A British volunteer aid worker who was taken prisoner by Russian forces in Ukraine has been charged with being a mercenary and will face the death penalty, Russian media has reported.
Dylan Healy, 22, was detained at a Russian military checkpoint in the Zaporizhzhia region in late April while evacuating a Ukrainian woman and two children from a battle zone.
On Friday, Russian media reported that he had been charged with being with a mercenary alongside Andrew Hill, a British military volunteer who was captured in the Mykolaiv region at around the same time.
Details of the accusations were reported by a news website linked to the pro-Kremlin Donetsk People’s Republic in eastern Ukraine, where the two men are being held.
The website said they would face the same mercenary charges as Aiden Aslin and Shaun Pinner, two British military volunteers captured in Mariupol in April who were sentenced to death by a court in Donetsk.
Mr Healy was originally detained along with fellow aid volunteer Paul Urey, 45, with the pair accused of being spies.
Mr Urey appeared on Russian television in handcuffs on May 5 and made what appeared to be a scripted statement in which he called the British Government “corrupt”.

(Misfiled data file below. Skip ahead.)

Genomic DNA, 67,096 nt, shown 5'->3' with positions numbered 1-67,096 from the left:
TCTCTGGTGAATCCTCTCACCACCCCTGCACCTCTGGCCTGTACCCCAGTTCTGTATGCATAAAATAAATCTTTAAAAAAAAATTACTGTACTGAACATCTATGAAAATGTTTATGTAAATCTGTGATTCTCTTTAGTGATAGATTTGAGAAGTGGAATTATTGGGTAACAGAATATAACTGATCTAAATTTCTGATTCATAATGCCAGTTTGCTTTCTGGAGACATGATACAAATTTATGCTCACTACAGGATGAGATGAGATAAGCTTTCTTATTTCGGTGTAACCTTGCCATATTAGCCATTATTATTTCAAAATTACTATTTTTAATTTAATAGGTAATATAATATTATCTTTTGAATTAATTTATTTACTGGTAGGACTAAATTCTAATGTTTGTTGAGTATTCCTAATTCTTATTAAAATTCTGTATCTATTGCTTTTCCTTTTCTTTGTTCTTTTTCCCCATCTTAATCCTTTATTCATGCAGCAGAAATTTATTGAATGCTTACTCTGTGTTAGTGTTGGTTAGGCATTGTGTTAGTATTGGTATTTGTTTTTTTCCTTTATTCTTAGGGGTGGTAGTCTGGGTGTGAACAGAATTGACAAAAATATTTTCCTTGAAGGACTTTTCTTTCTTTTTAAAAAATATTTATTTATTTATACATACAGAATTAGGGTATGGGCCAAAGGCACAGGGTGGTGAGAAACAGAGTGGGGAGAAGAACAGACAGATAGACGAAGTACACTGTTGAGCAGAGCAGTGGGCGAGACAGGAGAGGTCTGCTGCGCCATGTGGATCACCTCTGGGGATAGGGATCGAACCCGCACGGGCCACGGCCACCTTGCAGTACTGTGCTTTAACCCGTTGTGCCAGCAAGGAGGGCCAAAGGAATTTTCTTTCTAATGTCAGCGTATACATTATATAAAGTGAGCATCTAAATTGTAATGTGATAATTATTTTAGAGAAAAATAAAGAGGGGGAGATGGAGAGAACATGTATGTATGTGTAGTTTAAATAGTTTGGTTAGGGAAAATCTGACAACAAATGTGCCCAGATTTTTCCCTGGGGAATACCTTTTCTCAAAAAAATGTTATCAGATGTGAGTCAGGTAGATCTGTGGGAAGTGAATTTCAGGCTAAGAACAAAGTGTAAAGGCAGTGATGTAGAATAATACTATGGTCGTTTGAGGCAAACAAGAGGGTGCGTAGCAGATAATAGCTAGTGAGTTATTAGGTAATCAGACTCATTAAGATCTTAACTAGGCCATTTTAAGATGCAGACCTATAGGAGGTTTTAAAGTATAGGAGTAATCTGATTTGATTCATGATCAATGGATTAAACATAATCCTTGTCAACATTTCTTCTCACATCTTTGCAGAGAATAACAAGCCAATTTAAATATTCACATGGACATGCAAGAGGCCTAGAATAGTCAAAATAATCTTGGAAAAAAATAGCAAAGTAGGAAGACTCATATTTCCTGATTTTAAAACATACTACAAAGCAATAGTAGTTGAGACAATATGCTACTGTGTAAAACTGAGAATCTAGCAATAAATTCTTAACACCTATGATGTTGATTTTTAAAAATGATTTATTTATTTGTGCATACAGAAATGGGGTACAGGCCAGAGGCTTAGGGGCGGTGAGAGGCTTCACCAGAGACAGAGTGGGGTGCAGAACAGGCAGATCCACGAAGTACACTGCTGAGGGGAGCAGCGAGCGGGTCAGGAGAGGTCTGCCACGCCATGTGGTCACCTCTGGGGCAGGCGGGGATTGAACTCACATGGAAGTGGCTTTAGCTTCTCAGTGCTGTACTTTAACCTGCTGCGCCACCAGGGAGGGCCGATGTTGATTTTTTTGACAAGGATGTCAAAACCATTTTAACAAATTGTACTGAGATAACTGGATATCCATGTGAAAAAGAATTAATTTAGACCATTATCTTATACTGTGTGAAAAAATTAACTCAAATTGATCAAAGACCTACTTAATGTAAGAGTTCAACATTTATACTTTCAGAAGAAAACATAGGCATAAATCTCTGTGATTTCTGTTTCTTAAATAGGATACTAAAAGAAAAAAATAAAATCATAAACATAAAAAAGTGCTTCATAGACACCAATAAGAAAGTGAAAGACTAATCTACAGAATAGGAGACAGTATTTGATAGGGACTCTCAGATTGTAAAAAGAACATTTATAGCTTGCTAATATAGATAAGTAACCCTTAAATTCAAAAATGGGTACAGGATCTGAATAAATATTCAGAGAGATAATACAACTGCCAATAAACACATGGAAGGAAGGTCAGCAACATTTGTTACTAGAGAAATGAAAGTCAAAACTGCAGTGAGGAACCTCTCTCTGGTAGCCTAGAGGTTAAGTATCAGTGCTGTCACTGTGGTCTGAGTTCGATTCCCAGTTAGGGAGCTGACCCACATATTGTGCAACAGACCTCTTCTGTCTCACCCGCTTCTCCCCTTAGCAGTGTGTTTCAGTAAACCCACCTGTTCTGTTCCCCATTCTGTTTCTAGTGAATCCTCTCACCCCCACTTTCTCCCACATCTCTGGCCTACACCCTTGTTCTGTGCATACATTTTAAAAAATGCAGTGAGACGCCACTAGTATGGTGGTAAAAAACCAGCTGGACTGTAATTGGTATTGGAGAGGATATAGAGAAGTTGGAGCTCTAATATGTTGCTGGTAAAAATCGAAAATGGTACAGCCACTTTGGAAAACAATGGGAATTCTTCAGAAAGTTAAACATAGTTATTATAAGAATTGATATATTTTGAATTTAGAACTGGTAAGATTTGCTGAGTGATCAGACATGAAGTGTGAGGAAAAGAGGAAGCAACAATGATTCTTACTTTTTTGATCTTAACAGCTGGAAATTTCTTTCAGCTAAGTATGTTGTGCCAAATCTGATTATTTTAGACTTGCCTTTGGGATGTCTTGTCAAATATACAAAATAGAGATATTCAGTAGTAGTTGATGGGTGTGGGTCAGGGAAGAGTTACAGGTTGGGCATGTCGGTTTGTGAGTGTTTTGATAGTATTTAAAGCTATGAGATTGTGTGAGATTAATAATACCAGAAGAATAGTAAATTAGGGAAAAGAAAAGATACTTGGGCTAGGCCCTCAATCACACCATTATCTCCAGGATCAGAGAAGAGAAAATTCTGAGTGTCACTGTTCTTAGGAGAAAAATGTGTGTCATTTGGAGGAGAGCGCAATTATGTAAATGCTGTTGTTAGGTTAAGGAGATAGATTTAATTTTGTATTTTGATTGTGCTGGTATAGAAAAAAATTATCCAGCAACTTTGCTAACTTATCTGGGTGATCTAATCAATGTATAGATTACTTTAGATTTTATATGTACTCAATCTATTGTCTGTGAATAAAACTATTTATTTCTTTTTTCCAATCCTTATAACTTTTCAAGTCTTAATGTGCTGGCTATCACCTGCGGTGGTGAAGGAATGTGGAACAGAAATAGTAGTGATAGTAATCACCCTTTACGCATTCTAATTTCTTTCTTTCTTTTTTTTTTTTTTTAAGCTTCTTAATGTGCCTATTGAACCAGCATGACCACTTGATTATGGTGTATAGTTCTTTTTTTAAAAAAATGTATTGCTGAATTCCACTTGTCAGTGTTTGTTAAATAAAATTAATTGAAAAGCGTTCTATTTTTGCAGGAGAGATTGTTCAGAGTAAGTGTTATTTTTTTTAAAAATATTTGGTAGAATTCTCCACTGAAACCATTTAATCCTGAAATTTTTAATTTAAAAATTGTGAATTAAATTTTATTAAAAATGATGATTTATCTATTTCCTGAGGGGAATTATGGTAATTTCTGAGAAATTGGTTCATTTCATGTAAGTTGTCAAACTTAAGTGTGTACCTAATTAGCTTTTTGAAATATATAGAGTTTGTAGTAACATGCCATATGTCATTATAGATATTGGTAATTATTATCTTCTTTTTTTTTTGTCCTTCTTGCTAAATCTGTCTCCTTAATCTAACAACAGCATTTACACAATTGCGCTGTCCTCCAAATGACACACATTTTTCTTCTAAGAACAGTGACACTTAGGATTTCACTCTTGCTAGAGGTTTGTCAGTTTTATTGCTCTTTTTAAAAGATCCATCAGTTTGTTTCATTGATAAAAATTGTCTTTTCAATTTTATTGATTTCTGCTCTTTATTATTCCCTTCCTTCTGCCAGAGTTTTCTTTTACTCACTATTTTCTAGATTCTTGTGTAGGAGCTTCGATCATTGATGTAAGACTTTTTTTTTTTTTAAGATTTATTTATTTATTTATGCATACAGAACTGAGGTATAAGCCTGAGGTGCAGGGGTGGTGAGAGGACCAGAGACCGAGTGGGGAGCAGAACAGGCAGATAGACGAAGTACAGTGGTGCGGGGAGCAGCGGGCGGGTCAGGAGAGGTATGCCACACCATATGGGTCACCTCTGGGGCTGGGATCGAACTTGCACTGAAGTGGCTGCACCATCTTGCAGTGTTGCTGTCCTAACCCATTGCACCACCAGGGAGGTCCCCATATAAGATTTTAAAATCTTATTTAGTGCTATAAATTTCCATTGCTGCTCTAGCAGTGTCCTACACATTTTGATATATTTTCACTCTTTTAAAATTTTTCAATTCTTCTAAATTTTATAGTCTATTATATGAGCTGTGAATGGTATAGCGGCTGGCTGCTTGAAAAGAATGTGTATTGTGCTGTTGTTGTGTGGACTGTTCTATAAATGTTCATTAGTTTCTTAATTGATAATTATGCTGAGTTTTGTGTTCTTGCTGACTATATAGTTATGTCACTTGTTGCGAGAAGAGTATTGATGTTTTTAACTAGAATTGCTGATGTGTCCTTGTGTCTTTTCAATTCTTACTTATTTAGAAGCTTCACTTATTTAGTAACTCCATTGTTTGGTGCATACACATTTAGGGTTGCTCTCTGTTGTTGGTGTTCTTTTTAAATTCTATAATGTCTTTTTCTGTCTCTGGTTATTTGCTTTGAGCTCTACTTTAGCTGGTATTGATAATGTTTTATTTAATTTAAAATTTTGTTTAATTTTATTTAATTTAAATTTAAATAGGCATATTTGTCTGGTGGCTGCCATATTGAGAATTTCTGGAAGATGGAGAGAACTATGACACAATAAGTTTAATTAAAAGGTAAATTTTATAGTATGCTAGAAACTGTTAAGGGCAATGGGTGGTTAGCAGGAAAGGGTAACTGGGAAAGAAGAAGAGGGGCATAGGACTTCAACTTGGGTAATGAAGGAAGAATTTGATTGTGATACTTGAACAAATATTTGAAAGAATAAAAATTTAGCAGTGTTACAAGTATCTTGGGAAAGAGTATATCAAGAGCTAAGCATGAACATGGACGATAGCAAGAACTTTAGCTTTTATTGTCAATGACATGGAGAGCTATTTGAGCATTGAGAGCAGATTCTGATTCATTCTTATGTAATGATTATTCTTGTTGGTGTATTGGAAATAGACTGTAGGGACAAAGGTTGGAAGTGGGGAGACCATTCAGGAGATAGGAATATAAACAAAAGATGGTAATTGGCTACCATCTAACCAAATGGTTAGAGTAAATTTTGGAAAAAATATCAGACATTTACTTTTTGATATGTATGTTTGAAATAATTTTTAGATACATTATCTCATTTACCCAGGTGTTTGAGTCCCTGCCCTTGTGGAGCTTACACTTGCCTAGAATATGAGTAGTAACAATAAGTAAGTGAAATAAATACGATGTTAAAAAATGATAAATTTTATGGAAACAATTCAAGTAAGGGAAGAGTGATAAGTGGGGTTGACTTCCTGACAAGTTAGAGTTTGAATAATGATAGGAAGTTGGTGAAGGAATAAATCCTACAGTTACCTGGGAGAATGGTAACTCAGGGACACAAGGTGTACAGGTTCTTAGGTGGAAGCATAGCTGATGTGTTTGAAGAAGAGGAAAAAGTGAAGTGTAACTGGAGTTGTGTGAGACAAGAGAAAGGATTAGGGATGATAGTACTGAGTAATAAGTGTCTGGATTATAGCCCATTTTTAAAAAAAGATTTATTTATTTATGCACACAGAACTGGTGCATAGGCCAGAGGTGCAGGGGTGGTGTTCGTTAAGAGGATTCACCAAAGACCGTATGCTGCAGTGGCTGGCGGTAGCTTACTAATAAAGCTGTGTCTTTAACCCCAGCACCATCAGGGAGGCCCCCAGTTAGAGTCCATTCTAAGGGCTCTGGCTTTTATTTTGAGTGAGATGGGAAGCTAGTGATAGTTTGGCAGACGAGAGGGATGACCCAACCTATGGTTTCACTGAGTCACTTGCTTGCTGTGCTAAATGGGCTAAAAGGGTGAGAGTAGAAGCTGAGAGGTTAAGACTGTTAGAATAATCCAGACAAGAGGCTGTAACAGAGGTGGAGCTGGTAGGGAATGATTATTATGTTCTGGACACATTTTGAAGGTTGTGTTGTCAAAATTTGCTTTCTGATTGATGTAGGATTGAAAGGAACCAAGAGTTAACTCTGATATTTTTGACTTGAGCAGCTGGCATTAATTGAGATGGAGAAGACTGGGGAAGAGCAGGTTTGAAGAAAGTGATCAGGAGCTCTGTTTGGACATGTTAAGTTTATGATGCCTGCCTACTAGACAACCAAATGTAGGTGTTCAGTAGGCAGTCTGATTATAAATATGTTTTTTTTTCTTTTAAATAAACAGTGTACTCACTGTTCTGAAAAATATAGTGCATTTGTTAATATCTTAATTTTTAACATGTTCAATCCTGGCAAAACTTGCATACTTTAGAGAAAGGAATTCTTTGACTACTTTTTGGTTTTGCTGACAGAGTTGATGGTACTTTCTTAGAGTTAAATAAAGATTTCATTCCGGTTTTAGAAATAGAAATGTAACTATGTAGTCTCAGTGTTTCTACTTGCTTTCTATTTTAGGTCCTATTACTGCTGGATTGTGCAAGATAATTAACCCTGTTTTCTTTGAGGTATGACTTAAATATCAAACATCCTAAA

Ukrainian officials have already said they will seek to involve Mr Aslin and Mr Pinner in a prisoner swap in exchange for Russian prisoners held by Kyiv.
It is thought the death penalty passed on the detained Britons is intended mainly as a shock tactic to maximise their value as bargaining chips.
The verdicts could easily be overruled by Moscow, which has sway over the rulers of the Donetsk People’s Republic and has observed a moratorium on the death penalty since 1996.
That would allow the Kremlin to be seen to be exercising clemency, strengthening its hand in any prisoner swap talks.
Two ex-US servicemen, Alexander Drueke and Andy Huynh, are also in custody in the Donetsk People’s Republic after being captured during fighting near the north-eastern city of Kharkiv last month.
The family of Mr Drueke last week said his captors had contacted the US State Department to say that they wanted to begin negotiations for his release.